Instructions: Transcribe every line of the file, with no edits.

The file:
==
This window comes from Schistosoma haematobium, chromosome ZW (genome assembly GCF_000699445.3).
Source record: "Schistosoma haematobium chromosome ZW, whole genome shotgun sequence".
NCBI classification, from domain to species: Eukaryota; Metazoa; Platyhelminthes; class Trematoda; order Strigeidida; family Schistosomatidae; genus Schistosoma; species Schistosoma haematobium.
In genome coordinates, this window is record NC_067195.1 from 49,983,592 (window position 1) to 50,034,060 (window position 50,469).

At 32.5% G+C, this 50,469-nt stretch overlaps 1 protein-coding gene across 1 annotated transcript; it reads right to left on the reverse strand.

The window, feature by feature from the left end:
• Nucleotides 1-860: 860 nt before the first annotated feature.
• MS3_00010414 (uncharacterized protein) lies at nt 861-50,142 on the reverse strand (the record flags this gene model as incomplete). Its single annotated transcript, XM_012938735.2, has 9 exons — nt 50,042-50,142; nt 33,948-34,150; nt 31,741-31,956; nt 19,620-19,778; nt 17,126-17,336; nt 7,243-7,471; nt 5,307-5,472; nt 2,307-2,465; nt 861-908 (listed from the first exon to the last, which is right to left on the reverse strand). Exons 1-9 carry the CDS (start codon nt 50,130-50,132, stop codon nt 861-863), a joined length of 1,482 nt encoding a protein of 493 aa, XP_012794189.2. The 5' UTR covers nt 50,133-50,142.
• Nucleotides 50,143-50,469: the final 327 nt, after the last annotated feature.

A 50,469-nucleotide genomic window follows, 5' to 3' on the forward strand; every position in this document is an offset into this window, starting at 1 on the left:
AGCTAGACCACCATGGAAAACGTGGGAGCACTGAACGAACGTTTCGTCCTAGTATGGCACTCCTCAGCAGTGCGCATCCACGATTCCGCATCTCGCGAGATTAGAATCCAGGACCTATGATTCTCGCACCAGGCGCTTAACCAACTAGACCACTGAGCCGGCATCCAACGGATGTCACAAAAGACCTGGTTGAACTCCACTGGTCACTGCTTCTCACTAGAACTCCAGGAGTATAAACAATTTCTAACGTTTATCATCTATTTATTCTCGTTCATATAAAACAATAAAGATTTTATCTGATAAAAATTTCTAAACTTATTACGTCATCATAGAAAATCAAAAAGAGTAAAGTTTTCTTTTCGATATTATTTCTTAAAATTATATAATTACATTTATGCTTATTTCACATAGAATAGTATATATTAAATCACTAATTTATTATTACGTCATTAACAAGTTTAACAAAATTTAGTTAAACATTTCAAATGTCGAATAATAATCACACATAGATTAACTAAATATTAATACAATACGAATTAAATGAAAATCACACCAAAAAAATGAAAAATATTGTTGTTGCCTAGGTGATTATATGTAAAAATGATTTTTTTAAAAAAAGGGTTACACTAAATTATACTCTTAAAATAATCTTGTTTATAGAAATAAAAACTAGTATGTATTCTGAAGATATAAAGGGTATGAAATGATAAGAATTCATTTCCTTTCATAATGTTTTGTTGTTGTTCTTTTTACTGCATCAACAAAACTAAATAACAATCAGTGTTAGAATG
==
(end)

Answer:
This window comes from Schistosoma haematobium, chromosome ZW (genome assembly GCF_000699445.3).
Source record: "Schistosoma haematobium chromosome ZW, whole genome shotgun sequence".
NCBI classification, from domain to species: Eukaryota; Metazoa; Platyhelminthes; class Trematoda; order Strigeidida; family Schistosomatidae; genus Schistosoma; species Schistosoma haematobium.
In genome coordinates, this window is record NC_067195.1 from 49,983,592 (window position 1) to 50,034,060 (window position 50,469).

At 32.5% G+C, this 50,469-nt stretch overlaps 1 protein-coding gene across 1 annotated transcript; it reads right to left on the reverse strand.

The window, feature by feature from the left end:
• Nucleotides 1-860: 860 nt before the first annotated feature.
• MS3_00010414 (uncharacterized protein) lies at nt 861-50,142 on the reverse strand (the record flags this gene model as incomplete). Its single annotated transcript, XM_012938735.2, has 9 exons — nt 50,042-50,142; nt 33,948-34,150; nt 31,741-31,956; nt 19,620-19,778; nt 17,126-17,336; nt 7,243-7,471; nt 5,307-5,472; nt 2,307-2,465; nt 861-908 (listed from the first exon to the last, which is right to left on the reverse strand). Exons 1-9 carry the CDS (start codon nt 50,130-50,132, stop codon nt 861-863), a joined length of 1,482 nt encoding a protein of 493 aa, XP_012794189.2. The 5' UTR covers nt 50,133-50,142.
• Nucleotides 50,143-50,469: the final 327 nt, after the last annotated feature.

A 50,469-nucleotide genomic window follows, 5' to 3' on the forward strand; every position in this document is an offset into this window, starting at 1 on the left:
AGCTAGACCACCATGGAAAACGTGGGAGCACTGAACGAACGTTTCGTCCTAGTATGGCACTCCTCAGCAGTGCGCATCCACGATTCCGCATCTCGCGAGATTAGAATCCAGGACCTATGATTCTCGCACCAGGCGCTTAACCAACTAGACCACTGAGCCGGCATCCAACGGATGTCACAAAAGACCTGGTTGAACTCCACTGGTCACTGCTTCTCACTAGAACTCCAGGAGTATAAACAATTTCTAACGTTTATCATCTATTTATTCTCGTTCATATAAAACAATAAAGATTTTATCTGATAAAAATTTCTAAACTTATTACGTCATCATAGAAAATCAAAAAGAGTAAAGTTTTCTTTTCGATATTATTTCTTAAAATTATATAATTACATTTATGCTTATTTCACATAGAATAGTATATATTAAATCACTAATTTATTATTACGTCATTAACAAGTTTAACAAAATTTAGTTAAACATTTCAAATGTCGAATAATAATCACACATAGATTAACTAAATATTAATACAATACGAATTAAATGAAAATCACACCAAAAAAATGAAAAATATTGTTGTTGCCTAGGTGATTATATGTAAAAATGATTTTTTTAAAAAAAGGGTTACACTAAATTATACTCTTAAAATAATCTTGTTTATAGAAATAAAAACTAGTATGTATTCTGAAGATATAAAGGGTATGAAATGATAAGAATTCATTTCCTTTCATAATGTTTTGTTGTTGTTCTTTTTACTGCATCAACAAAACTAAATAACAATCAGTGTTAGAATG